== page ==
"Environmental groups will always pay attention to water issues because clean water is a basic human need," says Pete Nassos, division vice president, industrial and institutional services, Nalco. "In developed countries, water quality has dramatically improved over recent decades, with the water discharge of industrial customers often being of very high quality. However, the municipal infrastructure in the United States requires significant additional investment that we would expect to be the focus of water quality advocates in the years to come."

Ciba's McCummiskey agrees that there is no slowdown in sight for the water treatment chemicals market and water management obligations.

"Water will become scarcer, and the need for proactive management and innovative solutions will drive market growth," he says. "Moreover, increasing levels of regulation will lead to more controls on water discharge."

The big challenge at the moment, especially in areas like China where the market is growing rapidly, is hiring and training on-site experts to pursue market opportunities, according to Nalco's Nassos.

Chemical manufacturers have recognized the need for strong leadership in the water treatment market in order to ensure the safety of the world's water and to harness resources to provide clean drinking water to the portions of the world without it.

"Ashland has been a part of American Chemistry Council's Responsible Care Program for years," Ashland's Waters says. "The chemical industry, specifically the water treatment industry, has been very active in taking a leadership role around commitments to try to make sure as many people on the planet as possible have access to safe drinking water."

Companies contribute

In South Africa and South America, Arch Chemicals' Water Products business is treating the water of more than half a dozen Coca Cola bottling plants," says Paolo Vodopivic, who heads up Arch's international commercial and drinking water treatment businesses.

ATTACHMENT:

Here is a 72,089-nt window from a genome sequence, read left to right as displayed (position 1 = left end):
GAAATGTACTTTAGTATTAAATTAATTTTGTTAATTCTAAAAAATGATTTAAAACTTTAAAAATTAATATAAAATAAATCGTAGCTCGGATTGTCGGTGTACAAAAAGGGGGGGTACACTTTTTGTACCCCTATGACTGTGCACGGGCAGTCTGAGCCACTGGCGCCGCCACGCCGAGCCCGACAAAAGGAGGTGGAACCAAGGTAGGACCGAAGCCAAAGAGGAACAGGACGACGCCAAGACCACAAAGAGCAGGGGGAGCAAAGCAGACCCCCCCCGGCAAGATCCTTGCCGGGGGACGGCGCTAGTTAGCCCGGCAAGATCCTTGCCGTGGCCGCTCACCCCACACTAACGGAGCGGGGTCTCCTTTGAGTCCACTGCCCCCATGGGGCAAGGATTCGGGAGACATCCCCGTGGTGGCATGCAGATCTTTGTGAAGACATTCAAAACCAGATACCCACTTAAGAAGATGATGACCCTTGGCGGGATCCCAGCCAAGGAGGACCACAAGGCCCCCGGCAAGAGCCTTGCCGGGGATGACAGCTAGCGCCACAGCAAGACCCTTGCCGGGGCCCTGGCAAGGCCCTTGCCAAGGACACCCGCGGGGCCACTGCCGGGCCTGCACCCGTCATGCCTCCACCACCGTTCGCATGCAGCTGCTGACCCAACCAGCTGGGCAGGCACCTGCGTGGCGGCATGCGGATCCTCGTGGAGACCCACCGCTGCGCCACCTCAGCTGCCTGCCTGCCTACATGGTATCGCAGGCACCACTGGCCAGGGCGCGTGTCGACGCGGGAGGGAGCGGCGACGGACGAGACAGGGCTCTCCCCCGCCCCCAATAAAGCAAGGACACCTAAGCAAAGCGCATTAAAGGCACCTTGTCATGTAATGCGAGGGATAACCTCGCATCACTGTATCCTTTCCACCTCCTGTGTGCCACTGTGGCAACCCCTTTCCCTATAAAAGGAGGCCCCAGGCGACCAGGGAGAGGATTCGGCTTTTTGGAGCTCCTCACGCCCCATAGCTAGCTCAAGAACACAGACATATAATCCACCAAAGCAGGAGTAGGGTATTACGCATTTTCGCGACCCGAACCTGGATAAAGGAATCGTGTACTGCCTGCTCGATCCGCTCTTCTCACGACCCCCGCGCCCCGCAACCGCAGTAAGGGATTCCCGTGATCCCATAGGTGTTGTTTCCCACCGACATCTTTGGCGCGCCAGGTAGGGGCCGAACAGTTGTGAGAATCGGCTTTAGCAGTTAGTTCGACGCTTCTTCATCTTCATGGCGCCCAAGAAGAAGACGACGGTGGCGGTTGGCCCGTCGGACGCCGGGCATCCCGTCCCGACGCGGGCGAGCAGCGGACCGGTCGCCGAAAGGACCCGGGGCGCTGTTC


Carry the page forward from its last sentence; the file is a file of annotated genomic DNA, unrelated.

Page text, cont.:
Arch's products and systems successfully treat the water and keep chlorine sanitizer levels within international standards at all times.

About seven months ago, Ashland purchased the Stockhausen brand business of Degussa, which had a major presence in the wastewater treatment polymer market.

"These polymers are used in plants and wastewater treatment facilities, as well as in the municipal wastewater treatment facilities for the removal of the organics and other substances that are put in, either by people in cities or obviously inside of an industrial facility," says Harold Moffat, Ashland's vice president of marketing.

Dow Water Solutions is focused on high-end water treatment technologies to address industrial, municipal and drinking water needs of water-challenged regions globally, according to Dow Chemical officials. The Water Solutions segment is focused on portions of the treatment technology sector. The components segment is about $10bn, and includes a wide range of technologies with varying degrees of technological complexity.

"Green is not only a discussion in the water treatment area, but all areas of industrial production - power production, fossil fuel usage in all areas, etc. - so water treatment is just an off-shoot of a general green movement throughout the world," says Nalco's Nassos.